HIGHLAND — Dan Baxter peers out his front window at the new neighbor that blocks his views of American Fork Canyon, has forced him to abandon the front half of his home and is currently shining a bright red light on his face.
"It's almost as if the building is positioned to shine the lights right in our home," he said. "Our living room is unusable."
Baxter and his wife, Mary, have lived in their Highland home for 32 years. But since the city's new fire station opened up a year and a half ago, they say their property has become unlivable.
The lights from the $2.9 million facility — the floodlight through the red Highland insignia, the circular lights on the trucks and the six red and green lights on the bay doors — have become so intrusive that, on busy nights, their home feels like a "combat zone," he said.
The 17,000-square-foot station sits 150 feet from the Baxters' front window.
Baxter praises the city's firefighters, who no longer turn on their sirens when leaving the station. But their lights shine, blink, flash and spin at all hours. They bounce off the windows, and curtains barely ease the problem.
Baxter wants the city to pay for a landscaping barrier to block the lights, an action that would cost between $8,000 and $20,000.
He's spoken to the Highland City Council three times in the past two months about their nightmare neighbor. And after months of the Baxters feeling ignored, the council plans to visit the Baxters' home on 5600 West Tuesday night to see the problem firsthand.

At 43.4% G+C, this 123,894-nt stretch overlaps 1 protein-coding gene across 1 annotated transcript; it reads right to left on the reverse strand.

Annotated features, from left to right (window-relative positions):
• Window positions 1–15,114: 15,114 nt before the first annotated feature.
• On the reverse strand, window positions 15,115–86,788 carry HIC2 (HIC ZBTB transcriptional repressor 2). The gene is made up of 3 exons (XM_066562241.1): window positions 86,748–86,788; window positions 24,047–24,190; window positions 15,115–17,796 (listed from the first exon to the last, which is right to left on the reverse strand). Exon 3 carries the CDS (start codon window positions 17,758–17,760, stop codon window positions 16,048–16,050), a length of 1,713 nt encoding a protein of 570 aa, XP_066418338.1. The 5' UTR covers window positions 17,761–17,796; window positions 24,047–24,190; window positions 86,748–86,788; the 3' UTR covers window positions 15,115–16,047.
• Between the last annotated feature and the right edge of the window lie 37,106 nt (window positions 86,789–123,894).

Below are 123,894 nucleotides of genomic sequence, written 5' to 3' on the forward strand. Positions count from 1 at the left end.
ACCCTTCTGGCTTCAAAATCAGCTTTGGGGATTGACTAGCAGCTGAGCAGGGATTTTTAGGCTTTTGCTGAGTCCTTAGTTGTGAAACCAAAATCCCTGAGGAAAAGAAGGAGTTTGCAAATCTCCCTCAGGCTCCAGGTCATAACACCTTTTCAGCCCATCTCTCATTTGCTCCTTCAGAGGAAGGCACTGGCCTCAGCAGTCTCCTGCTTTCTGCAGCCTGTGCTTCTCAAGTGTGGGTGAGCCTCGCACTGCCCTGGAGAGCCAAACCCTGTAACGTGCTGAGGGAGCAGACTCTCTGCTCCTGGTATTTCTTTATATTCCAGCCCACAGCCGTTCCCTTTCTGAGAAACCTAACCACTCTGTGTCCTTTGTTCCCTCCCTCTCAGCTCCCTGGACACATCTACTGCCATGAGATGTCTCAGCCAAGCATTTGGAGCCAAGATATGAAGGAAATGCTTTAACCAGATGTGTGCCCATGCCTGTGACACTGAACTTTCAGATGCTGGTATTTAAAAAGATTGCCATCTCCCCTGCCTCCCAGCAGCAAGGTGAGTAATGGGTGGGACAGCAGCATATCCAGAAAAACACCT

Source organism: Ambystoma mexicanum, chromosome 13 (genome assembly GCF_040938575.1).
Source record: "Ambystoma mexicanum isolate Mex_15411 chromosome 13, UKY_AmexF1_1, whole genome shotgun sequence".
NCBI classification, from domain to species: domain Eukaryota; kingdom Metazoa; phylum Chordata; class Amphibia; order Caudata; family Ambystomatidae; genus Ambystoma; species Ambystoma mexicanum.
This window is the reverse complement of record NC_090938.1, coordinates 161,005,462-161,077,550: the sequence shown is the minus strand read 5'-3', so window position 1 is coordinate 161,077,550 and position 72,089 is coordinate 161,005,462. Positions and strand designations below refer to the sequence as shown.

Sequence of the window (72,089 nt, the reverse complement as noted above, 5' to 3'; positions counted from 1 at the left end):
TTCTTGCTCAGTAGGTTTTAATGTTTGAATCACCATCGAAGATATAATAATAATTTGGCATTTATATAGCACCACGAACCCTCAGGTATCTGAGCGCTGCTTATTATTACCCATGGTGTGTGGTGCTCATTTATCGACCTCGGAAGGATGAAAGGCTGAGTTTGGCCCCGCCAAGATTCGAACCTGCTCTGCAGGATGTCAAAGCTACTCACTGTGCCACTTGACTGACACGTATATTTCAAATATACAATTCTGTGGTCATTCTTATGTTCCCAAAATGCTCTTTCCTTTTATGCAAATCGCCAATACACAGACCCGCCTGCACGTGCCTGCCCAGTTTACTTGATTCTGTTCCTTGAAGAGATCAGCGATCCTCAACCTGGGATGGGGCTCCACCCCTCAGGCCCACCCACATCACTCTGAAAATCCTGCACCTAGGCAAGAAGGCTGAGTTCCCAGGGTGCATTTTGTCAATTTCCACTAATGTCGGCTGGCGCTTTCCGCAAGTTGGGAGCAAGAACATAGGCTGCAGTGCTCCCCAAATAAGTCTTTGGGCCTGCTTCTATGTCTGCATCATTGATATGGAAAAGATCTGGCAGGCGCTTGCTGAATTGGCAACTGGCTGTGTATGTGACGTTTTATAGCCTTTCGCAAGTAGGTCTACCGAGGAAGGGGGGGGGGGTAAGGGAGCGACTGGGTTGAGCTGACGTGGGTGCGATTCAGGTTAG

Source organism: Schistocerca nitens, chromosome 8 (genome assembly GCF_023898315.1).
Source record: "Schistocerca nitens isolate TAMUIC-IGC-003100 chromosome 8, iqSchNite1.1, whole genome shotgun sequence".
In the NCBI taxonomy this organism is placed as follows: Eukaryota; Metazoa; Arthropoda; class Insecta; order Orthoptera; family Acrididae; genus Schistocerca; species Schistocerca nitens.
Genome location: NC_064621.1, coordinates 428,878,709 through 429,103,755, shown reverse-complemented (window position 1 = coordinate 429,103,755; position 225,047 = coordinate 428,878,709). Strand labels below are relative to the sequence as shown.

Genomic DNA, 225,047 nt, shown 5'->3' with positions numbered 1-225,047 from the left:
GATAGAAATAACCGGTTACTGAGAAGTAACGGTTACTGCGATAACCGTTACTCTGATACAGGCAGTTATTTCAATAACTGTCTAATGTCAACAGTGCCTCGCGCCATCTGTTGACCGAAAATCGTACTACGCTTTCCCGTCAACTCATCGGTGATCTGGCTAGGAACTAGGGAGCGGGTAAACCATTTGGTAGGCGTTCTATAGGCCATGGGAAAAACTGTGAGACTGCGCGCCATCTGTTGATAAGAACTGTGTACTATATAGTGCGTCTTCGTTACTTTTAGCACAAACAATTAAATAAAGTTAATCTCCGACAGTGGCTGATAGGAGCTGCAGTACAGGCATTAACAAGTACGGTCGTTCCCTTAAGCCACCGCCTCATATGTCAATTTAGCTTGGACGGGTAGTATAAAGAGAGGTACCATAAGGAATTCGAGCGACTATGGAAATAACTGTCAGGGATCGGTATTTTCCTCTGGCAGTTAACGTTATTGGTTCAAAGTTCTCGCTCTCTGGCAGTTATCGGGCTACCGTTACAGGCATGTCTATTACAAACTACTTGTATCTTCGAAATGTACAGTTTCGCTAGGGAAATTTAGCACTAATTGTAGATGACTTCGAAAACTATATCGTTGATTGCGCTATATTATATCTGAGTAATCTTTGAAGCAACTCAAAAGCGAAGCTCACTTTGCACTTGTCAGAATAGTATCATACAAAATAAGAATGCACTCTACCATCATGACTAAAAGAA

"I can understand. The lights circulate around in their living room, and it makes them sick to their stomach," said Councilwoman Kathryn Schramm, who visited the Baxters earlier this month to see how the city mitigated the problem and found that nothing had been done.
But the Baxters' plea for cash-strapped city funds begs the question: Where were they when public hearings were held years ago? Why did they never respond to the mailed public notices about the station?
Baxter says the couple was in Carbon County caring for Mary's ailing father, who died shortly after the station's groundbreaking.
He says he "doesn't want to burn the city, by no means," but he feels it should pay for a mid-priced evergreen berm. Baxter has gotten estimates from four landscaping companies.
"I'm still in total disbelief that no one considered this," he said, adding that he assumed elected officials would use more tact in the decision to place a fire station in a quiet, residential neighborhood.
Councilman Brian Brunson organized the tour. The council plans to discuss the city's options in the matter Tuesday night, though no vote will be taken.
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